Where There's a Willow, There's a Way

First come, first served camping at Willow Creek on the Sonoma Coast

woman looking at Russian River willow camp

Finding a last-minute campground in the Bay Area can be like finding a parking spot in San Francisco—possible, but painful. Which makes it all the more special when you snag a sweet spot! Set in a narrow grassy meadow among the rolling spring-green hills of the Sonoma Coast, Willow Creek Environmental Campground has 11 walk-in campsites that are first-come, first-served. And the setting ain’t too shabby: it’s the only state park campground on the Russian River! The campground is primitive, meaning you’ve got to bring in your own water, but there are toilets (though no showers), and sites have picnic tables, fire rings, and storage lockers.

willow camp on Russian River

woman walking willow camp Sonoma Coast

russian river willow camp

A major highlight here is the spacing between sites, set far enough apart for a good measure of privacy. The farther you walk in, the more seclusion you’ll enjoy, with sites 9 and 11 totally shrouded in privacy—and bonus views of the river, plus small footpaths leading to the shoreline (just watch for poison oak!). Site 8 is also tucked off by itself, and has a trail down to the river. Aside from breezes blowing through the valley and causing trees to creak, Willow Creek is pretty peaceful wherever you decide to pitch your tent.

TIP: Access to the Russian River’s shoreline can be found from a trail leaving directly from the parking area, or campsites 8, 9, or 11.

BONUS HIKE: If you don’t get a site (or even if you do!), opt for a nearby hike!

Willow Creek Environmental Campground is part of Sonoma Coast State Park and is first come, first served. There is no running water and all campsites are walk-in and tent-only. To reach it from Hwy. 1 going northbound: just before crossing the Russian River, make a right onto Willow Creek Rd. No dogs.

Trending Stories NorCal

View all Stories
  1. Woman hiking the Coastal Trail in the Marin Headlands

    Three Beaches to the Wind

    This beautiful 7-mile (round-trip) coastal hike in the Marin Headlands connects three beaches: Muir Beach, Pirates Cove, and Tennessee Cove.

  2. Damme Good Camping

    Just a few miles south of the town of Mendocino is one of the best hike-in (or bike-in) campgrounds on the California coast. Van Damme State Park follows Little River inland from the ocean, and the nine first-come, first-served environmental campsites can be reached via the Fern Canyon Trail.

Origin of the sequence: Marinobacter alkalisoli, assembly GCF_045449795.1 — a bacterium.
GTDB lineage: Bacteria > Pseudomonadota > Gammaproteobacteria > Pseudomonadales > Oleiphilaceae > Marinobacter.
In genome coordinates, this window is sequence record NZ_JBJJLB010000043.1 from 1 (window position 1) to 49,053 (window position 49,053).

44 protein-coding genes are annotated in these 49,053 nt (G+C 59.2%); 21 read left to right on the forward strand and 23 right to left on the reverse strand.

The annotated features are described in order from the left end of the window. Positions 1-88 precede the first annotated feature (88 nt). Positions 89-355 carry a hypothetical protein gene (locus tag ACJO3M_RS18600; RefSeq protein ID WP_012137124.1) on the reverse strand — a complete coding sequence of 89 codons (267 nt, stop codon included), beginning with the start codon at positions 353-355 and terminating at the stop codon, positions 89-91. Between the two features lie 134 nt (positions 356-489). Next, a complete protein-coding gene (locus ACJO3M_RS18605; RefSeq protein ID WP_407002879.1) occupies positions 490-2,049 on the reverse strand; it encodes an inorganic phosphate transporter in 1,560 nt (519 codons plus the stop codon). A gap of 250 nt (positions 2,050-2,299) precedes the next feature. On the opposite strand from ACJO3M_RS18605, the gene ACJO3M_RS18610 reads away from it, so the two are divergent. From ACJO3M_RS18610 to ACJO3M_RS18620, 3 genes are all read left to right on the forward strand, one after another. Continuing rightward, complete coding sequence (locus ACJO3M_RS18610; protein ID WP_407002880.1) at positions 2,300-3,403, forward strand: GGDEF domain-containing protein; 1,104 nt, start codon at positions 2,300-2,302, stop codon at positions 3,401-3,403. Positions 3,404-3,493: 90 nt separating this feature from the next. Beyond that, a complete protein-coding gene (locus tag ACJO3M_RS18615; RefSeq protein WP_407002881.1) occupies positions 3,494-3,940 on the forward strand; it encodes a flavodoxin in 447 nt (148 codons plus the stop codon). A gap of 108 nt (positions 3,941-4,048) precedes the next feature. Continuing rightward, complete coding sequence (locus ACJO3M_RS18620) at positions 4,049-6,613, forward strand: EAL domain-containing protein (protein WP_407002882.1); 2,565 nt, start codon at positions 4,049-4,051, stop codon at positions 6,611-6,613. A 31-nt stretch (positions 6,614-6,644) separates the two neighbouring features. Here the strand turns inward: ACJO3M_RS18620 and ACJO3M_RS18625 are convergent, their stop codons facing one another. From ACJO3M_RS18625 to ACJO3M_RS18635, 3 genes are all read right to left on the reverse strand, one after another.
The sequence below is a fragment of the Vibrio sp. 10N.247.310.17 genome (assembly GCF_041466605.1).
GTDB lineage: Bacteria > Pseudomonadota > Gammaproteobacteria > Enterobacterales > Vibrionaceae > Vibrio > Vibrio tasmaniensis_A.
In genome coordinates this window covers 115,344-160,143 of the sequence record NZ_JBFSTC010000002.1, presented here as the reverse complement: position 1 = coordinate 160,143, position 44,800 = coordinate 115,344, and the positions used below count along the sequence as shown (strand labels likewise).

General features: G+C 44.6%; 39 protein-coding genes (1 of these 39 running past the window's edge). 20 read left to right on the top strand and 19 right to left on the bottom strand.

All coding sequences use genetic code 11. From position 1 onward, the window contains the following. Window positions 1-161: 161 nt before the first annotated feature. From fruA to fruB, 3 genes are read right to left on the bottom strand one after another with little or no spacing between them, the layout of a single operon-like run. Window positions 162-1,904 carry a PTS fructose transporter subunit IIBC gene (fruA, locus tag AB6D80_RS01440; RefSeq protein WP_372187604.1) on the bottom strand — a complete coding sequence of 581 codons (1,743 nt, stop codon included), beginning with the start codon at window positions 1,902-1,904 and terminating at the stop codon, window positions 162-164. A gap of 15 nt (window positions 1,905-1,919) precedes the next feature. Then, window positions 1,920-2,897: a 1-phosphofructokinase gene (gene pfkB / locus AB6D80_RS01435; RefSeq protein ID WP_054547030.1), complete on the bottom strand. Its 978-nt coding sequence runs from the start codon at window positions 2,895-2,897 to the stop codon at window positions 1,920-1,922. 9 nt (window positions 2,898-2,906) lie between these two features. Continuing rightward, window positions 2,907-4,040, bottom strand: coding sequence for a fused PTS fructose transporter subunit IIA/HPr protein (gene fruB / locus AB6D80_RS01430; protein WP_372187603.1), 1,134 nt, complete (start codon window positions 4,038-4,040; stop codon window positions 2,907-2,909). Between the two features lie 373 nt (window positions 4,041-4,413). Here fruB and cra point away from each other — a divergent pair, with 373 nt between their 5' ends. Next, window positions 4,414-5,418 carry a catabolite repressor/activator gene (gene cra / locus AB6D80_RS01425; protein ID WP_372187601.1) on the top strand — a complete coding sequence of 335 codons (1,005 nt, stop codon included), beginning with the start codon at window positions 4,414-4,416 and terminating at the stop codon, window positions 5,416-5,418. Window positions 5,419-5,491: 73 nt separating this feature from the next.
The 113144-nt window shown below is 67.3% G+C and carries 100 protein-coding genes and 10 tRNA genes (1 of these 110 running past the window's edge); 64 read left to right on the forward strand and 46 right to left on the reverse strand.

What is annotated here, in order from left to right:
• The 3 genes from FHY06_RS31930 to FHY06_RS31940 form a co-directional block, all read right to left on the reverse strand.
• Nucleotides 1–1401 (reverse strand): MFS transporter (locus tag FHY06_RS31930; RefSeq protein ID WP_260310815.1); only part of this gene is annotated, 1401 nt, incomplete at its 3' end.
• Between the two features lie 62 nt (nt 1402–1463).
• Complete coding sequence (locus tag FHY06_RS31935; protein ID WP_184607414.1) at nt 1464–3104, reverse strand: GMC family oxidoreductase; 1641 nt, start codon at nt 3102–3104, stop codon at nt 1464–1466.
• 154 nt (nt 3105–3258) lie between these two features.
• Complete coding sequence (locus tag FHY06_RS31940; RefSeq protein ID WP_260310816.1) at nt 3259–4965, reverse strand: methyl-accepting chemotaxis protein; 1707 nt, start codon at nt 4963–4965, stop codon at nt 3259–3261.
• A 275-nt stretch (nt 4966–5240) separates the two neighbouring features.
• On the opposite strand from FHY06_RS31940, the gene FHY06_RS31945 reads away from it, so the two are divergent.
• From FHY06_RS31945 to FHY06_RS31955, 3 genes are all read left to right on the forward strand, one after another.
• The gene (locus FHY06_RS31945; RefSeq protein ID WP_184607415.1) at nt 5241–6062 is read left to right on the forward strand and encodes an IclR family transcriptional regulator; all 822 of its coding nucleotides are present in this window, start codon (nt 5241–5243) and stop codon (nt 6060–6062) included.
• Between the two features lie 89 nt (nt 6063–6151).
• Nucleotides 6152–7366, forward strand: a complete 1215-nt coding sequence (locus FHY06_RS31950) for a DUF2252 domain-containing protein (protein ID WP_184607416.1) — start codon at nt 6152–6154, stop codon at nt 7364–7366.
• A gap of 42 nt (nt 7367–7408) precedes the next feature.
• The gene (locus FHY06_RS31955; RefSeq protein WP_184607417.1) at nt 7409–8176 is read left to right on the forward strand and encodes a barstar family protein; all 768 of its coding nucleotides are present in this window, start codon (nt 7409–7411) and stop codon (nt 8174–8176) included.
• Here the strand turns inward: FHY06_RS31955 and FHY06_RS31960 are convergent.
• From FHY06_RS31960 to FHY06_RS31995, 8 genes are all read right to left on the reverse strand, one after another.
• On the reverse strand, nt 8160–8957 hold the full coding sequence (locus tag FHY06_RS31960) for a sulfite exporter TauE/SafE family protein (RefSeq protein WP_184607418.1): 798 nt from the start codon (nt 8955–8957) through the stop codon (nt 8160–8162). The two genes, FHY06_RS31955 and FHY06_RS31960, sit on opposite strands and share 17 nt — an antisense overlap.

3. Hike Mount Tamalpais Matt Davis Steep Ravine Dipsea to Stinson Beach

    Tam Slam!

    This 8-mile (round-trip) hike is a pure classic, with redwoods, water-flows, and soaring views of the coastline. Oh yeah, and that ladder!

  4. Calaveras Giants

    Contending as some of the tallest, mightiest, and most muscular spectacles in the state are the hulking (and beautiful) trees of Calaveras Big Trees State Park. Hit the trails to witness spectacular groves of giant sequoia redwoods.


Trending Stories SoCal

View all Stories
  1. Sponsored

    Best of the Summer Fests!

    Outdoor winery events featuring films, food, wine, live music, and Sonoma’s cinematic scenery in the background: now that’s a blockbuster summer weekend!

  2. Hiker on Proctor Mountain Loop Trail in Sun Valley Idaho

    Storied Trail

    If ever there was a fairy trail, this 6.8-mile lollipop loop on Sun Valley’s Proctor Mountain is it. The Proctor Mountain Trail is a storied route in more ways than one, starting with its tranquil oasis memorial for a famous writer, Ernest Hemingway.

  3. Two bikers on the Wood River Trail in Sun Valley Idaho

    Two Wheels to Zen

    The family-friendly Wood River Trail goes over an historic bridge, past art sculptures and ranch-roaming horses, all amid sprawling green valley and a mountainous backdrop. Roll out from the Farmers Market at River Run Lodge and pedal the 8-mile (round-trip) ride to Sun Valley’s Sawtooth Botanical Garden.

  4. This Part of the Backbone

    The Ray Miller Trail comprises the final stretch of the Backbone Trail in Malibu’s Point Mugu State Park, and makes an idyllic moderate beach hike during spring and early summer.